With reminiscing lyrics and a familiar Armstrong tempo, “Collision Course” harkens back to Rancid’s “…And Out Come the Wolves” days, when American punk rock found itself on mainstream music’s frontline. “Evil’s My Friend” brings in that reggae-ska flavor that has peppered Rancid’s sound over the decades, making for a perfect skanking song.

On the title track, Frederiksen and Freeman join Armstrong on lead vocal. This is initially distracting, but speaks volumes of the band’s message of brotherhood and unity. “A Power Inside” is the perfect follow-up to the title track, continuing the positivity of union and inner-strength no matter the cards life has dealt.

“In The Streets” is a punk rock “Freaks Come Out at Night,” chronicling the happenings of late-night street corner huggers. On “Face Up,” Armstrong gives thanks to another day in the struggle after surviving a bar fight. Though tapping out after just 1:35 minutes, this short track still manages to translate vivid imagery and gratefulness to the listener.

The drum-heavy “Already Dead” is a hell-raiser, made for flashes of leather and spikes in a mosh pit full of fast flying elbows and bloody noses. The devilish “Diabolical” speaks to the evil tug-of-war that violence pulls out of the human race. On “Malfunction,” Armstrong and Frederiksen trade off verses smoothly. While the track stays in line lyrically, the drum and guitar arrangement feels almost like a Rolling Stones tune—a little more rock than punk, but a well-received deviation from the norm.

“Now We’re Through With You” calls out the disloyal and maintains the band’s focus on doing right by each other because forgiveness is not an option. “Everybody’s Sufferin’” brings in more surfer-ska and stands out among the other tracks with organ-tones and a slower pace. The album closes with a similar vengeance and fever as it opened on “Grave Digger.” Another track shared by Armstrong and Frederiksen, “Grave Digger” keeps fans in a bit of a purgatory, greedily wanting more. Fortunately for fans, there is a deluxe iTunes version of the album that features an additional three songs.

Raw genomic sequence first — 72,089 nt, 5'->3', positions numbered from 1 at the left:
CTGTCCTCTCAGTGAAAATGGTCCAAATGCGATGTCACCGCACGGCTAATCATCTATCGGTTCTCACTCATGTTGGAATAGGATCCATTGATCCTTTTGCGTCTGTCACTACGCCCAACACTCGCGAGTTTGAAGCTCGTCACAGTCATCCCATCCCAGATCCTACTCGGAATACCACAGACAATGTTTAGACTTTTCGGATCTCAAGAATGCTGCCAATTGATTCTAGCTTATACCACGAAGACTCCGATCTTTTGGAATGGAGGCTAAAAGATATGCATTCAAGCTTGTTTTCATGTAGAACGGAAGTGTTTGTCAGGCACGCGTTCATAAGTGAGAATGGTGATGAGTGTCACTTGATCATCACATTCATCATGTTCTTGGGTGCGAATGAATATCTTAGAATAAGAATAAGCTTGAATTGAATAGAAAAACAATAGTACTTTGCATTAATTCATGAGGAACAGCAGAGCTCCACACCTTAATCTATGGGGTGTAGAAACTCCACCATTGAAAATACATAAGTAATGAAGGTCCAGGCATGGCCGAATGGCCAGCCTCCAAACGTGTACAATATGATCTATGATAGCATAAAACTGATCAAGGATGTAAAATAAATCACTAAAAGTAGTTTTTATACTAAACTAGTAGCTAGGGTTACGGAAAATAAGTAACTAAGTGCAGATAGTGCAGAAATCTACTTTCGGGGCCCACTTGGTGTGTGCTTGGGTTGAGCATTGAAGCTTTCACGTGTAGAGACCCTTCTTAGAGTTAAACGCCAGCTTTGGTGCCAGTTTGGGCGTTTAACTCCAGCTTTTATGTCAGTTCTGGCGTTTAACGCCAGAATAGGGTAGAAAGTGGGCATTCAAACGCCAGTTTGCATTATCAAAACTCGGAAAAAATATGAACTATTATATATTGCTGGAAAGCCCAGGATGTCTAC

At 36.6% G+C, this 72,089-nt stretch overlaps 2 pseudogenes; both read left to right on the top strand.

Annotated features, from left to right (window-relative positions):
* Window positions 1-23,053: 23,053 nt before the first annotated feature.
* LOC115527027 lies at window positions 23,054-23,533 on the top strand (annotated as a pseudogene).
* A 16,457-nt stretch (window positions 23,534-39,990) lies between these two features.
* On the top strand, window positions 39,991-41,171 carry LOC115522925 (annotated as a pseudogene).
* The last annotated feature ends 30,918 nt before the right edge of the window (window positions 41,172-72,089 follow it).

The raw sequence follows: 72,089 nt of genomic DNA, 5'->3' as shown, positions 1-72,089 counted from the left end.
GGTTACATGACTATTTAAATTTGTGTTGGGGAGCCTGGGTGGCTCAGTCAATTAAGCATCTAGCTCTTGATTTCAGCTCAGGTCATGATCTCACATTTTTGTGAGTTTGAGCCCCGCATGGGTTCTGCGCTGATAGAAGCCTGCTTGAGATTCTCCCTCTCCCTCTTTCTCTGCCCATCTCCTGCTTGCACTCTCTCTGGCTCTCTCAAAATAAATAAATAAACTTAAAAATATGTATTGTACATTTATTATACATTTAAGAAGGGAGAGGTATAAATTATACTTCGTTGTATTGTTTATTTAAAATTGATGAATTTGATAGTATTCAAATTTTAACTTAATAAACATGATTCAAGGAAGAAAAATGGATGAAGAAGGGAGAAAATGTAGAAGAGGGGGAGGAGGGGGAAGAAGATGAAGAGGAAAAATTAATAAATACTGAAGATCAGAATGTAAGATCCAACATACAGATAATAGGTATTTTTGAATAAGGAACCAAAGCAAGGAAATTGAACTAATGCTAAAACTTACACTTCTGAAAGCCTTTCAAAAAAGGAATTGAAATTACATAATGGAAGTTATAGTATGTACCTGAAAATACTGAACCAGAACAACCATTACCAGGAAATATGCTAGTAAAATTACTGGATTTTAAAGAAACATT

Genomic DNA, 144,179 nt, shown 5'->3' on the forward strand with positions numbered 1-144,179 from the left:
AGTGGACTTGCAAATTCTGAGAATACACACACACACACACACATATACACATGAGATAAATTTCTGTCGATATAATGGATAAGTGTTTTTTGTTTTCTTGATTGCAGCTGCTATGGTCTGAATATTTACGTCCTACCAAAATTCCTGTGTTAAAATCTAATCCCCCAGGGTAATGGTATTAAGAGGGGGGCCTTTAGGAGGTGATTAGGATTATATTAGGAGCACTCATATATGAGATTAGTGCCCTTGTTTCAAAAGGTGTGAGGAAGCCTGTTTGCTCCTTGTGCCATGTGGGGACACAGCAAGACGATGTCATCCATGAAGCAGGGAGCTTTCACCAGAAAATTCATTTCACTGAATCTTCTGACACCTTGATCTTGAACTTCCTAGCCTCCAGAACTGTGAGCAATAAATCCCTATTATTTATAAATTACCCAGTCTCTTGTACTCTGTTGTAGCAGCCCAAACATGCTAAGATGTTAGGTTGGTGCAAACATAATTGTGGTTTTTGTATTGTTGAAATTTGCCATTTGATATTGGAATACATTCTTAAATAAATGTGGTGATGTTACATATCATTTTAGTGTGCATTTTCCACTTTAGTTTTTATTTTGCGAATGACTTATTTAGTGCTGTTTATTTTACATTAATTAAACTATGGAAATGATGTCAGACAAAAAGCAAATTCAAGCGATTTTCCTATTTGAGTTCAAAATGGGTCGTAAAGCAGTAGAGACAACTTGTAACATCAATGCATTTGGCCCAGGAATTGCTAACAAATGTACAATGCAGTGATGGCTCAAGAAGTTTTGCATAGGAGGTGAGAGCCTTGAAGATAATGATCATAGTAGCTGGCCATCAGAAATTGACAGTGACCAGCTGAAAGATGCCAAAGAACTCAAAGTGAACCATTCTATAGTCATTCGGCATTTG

Collectively, “…Honor Is All We Know” falls in line with typical punk rock albums in that it clocks in at just under 33 minutes. For those who lack the attention span to listen much longer, it is a perfect departure from the real world in about the time it may take to drive to work.

While lyrical intricacies have never been Rancid’s strong suit, the simplicity in message and arrangement continue to serve as a solid backbone on which to build. Despite the fact that Rancid peaked in the mid-90s, the band continues to deliver music with a fresh sound that appeals to the old underground fans as well as young punk rockers who are just discovering the boisterous genre.

As long as Armstrong is at the mic, punk rock will have a distinct voice that will perpetuate a message of unity amidst the defiance. “…Honor Is All We Know” succeeds in this light, and proves that Armstrong and his crew show no signs of backing down from what they came to do—speak loud and proud with a fist in the air and a fight in their hearts.